The configuration of such circuits components and the manner in which they interface with other communication system equipment have, accordingly, been illustrated in a readily understandable block diagram format, depicting only those details that are pertinent to the present invention, so as not to obscure the present disclosure with details which will be readily apparent to those skilled in the art having the benefit of the description herein. Thus, the block diagram illustrations are primarily intended to show the major components of a tag-based geolocation system in a convenient functional grouping, whereby the present invention may be more readily understood.
Attention is initially directed to FIG. 2, which is a diagrammatic plan view of a reduced complexity monitored environment 200, in which an object monitoring and location system of the type shown in FIG. 1 and disclosed in the above-referenced '287 and '046 patents, may be installed. In the present example, and as described in the above-referenced '290 and '079 applications, the environment 200 has a generally rectangular perimeter defined by four, rectangle-defining, perimeter walls 201, 202, 203 and 204, and also having an interior wall 205 that subdivides the environment into two adjacent sections 207 and 208. In addition, the interior wall 205 is shown as having a doorway 206 between sections 207 and 208, and corresponds to an increased sensitivity region for which AC magnetic field coverage is desired.
It will also be understood that the tagged objects do not move frequently (for example, the objects may be comprise an inventory of parts or pieces of equipment retained in storage) and/or the tagged objects in one of the sections 207 and 208 would normally not be expected to be moved to the other section. As such, each of the tags 16 may be programmed to normally ‘blink’ an encoded RF burst at a relatively slow repetition rate. However, should any tagged object be moved and pass through the increased sensitivity region (here, doorway 206), it is desired to have immediate knowledge of that passage, as well as subsequent tracking of the movement of the object.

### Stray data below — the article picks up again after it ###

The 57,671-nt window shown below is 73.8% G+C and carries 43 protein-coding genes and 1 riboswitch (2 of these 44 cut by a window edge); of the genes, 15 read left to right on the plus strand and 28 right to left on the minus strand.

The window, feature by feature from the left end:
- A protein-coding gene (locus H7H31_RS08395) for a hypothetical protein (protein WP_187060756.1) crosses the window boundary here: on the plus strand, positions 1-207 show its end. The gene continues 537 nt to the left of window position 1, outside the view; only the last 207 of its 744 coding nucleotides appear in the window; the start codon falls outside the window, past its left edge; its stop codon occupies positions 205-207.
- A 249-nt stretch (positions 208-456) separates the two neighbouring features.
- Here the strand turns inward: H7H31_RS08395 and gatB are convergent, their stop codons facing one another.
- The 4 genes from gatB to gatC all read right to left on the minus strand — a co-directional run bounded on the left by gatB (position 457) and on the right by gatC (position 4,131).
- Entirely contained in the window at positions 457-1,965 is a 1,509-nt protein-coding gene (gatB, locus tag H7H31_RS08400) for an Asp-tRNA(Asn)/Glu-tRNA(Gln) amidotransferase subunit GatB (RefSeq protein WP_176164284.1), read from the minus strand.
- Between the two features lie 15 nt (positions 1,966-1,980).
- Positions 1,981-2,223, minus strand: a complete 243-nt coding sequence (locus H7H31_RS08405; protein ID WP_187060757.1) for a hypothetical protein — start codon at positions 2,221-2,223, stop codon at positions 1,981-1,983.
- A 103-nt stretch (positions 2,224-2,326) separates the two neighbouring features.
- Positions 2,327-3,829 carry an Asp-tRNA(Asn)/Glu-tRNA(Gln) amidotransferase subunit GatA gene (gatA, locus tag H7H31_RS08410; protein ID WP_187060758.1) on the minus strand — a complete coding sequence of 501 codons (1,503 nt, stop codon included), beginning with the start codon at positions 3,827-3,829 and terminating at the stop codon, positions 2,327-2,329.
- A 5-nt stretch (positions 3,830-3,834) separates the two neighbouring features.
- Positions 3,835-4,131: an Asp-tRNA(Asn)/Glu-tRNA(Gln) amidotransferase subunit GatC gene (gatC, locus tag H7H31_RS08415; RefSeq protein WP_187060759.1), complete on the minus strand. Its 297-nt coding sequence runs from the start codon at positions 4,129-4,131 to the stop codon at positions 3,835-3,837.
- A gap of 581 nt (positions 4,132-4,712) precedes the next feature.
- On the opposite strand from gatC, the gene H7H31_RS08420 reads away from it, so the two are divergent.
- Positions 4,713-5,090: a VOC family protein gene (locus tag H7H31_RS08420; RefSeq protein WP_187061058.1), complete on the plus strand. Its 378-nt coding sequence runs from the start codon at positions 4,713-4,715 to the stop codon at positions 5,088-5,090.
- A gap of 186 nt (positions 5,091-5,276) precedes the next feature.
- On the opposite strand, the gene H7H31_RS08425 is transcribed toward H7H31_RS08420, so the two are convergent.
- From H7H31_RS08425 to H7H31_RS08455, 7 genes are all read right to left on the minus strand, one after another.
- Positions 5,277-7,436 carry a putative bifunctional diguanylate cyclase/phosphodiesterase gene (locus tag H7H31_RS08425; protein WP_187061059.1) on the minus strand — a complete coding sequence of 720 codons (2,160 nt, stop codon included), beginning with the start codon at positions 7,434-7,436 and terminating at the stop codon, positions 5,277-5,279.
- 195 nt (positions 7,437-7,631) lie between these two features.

As diagrammatically illustrated in FIG. 3, to satisfy this objective for the case of the coverage area or region of interest, such as the doorway 206, the present invention places a plurality of relatively short range, magnetic field proximity-based, tag-programming generators 210, two of which are shown at 210-T and 210-S, proximate to the doorway. As pointed out in the above-referenced co-pending '290 and '079 applications relatively short coverage range magnetic field generators are especially suited for confined space applications such as doorways, gates, and the like.
Moreover, the low frequency of the AC magnetic field emitted by a respective magnetic field generator is capable of penetrating thin metals such as foils, where radio signals are totally blocked. As a non-limiting example, a relatively low frequency within a range of frequencies (e.g., 9-135 KHz) routinely used for induction transmissions world wide may be employed. It may also be noted that the use of a short range device means that a large number of generators and tags may be employed in a single facility without interfering with one another.